Aomine eyed the crib with distaste. He didn’t really care for children. The thought of sharing a room with one turned his stomach. He could just as easily camp outside in the soft grass. At least he wouldn’t have to listen to babies crying.
“Kayura,” Touma said softly.
The woman reluctantly turned from the bed.
“Aomine, this is my wife Kayura.”
The woman was slightly shorter than Touma with waist length blue hair and matching eyes. She was giving him a look he didn’t understand, but he was too preoccupied to really pay attention.
He pointed at the crib, “Am I supposed to be sharing a room with a kid?” he asked bluntly.
Kayura immediately burst into tears.
Aomine’s jaw dropped and he started waving his hands in the air. What did he do? He had no idea what to do with a crying woman. Forget the books, this was way worse. He’ll share the room with a herd of kids, just to stop the tears. Hell, he’d go sleep in the snow again.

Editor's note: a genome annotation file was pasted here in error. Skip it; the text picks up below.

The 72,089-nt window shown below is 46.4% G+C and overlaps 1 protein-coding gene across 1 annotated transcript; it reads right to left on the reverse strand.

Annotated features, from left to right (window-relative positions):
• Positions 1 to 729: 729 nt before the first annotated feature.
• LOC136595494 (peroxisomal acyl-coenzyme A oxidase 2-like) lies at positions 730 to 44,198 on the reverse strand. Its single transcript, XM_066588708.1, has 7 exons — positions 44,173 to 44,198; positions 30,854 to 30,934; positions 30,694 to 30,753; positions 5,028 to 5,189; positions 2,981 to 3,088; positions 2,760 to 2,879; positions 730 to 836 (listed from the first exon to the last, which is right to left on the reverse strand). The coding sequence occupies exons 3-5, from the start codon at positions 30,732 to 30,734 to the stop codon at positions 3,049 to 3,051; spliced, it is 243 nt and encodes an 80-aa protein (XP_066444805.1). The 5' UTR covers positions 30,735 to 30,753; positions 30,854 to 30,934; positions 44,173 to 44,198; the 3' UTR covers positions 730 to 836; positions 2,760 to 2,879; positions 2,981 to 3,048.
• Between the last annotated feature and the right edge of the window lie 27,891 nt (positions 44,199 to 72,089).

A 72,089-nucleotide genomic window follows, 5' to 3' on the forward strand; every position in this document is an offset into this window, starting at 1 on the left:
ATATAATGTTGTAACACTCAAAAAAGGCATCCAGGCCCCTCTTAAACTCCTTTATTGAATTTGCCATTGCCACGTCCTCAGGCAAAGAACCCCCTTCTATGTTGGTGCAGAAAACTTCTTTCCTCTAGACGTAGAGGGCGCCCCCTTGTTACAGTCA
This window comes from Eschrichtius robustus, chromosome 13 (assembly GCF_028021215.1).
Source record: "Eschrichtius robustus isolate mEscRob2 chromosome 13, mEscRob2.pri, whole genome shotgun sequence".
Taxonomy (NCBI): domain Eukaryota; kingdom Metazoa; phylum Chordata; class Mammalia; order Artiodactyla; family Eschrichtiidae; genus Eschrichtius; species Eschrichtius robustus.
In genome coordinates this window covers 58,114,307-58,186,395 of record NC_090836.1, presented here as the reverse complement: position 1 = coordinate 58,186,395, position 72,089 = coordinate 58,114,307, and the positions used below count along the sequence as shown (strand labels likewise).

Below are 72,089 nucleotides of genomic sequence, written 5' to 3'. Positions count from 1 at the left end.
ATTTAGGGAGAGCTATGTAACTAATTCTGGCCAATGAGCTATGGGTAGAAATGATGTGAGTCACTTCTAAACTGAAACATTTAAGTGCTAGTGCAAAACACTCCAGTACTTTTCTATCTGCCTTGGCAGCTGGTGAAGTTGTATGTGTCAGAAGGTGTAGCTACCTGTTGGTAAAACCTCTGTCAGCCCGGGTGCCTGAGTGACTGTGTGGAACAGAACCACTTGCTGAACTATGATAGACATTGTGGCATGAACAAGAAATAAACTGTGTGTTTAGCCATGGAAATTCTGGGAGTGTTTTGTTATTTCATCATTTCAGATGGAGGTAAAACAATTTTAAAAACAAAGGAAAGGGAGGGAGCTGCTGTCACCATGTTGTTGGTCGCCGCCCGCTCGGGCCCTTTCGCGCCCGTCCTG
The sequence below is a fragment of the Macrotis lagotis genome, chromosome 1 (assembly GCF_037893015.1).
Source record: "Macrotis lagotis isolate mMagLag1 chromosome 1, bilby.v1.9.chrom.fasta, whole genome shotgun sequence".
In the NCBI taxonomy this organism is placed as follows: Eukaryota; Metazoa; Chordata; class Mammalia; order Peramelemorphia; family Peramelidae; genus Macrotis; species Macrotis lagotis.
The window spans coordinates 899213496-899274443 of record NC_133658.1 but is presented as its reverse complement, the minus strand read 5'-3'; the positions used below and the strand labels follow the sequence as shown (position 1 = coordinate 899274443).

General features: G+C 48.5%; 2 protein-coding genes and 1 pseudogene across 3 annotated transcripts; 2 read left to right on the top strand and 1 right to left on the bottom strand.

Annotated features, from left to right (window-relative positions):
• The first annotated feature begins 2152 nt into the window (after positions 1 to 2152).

She ran from the room and Aomine just stood there not sure what to do.
Touma sighed, looking at Aomine with sad resigned eyes. “Sorry.”
“N-no, I-I-” Aomine sputtered.
Touma raised his hand. “No, its okay.” He sighed again, before continuing. “This was going to be our son’s room, but,” a pained look flashed across his face, “we lost him before he was born.”
Aomine felt like a total shit.
The bed was soft and warm. Aomine’s body cried in relief at not having to lay on the cold hard ground. He should have been able to sleep like a baby.
That was the problem.
This was a dead baby’s room.
He lay awake most of the night, just waiting for the ghost of the room’s true owner to come for him.
Aomine tried to distract himself. Riko admitted that there are dragons here. Now he just had to find one.
Then he was out of here.
Aomine was up and dressed as the first rays of light touched the valley.
Touma was sitting at the kitchen table, a pile of eggs, bacon, and sausage before him. He looked up from the book he was reading and waved Aomine to a seat. “Have some breakfast. Would you like coffee?”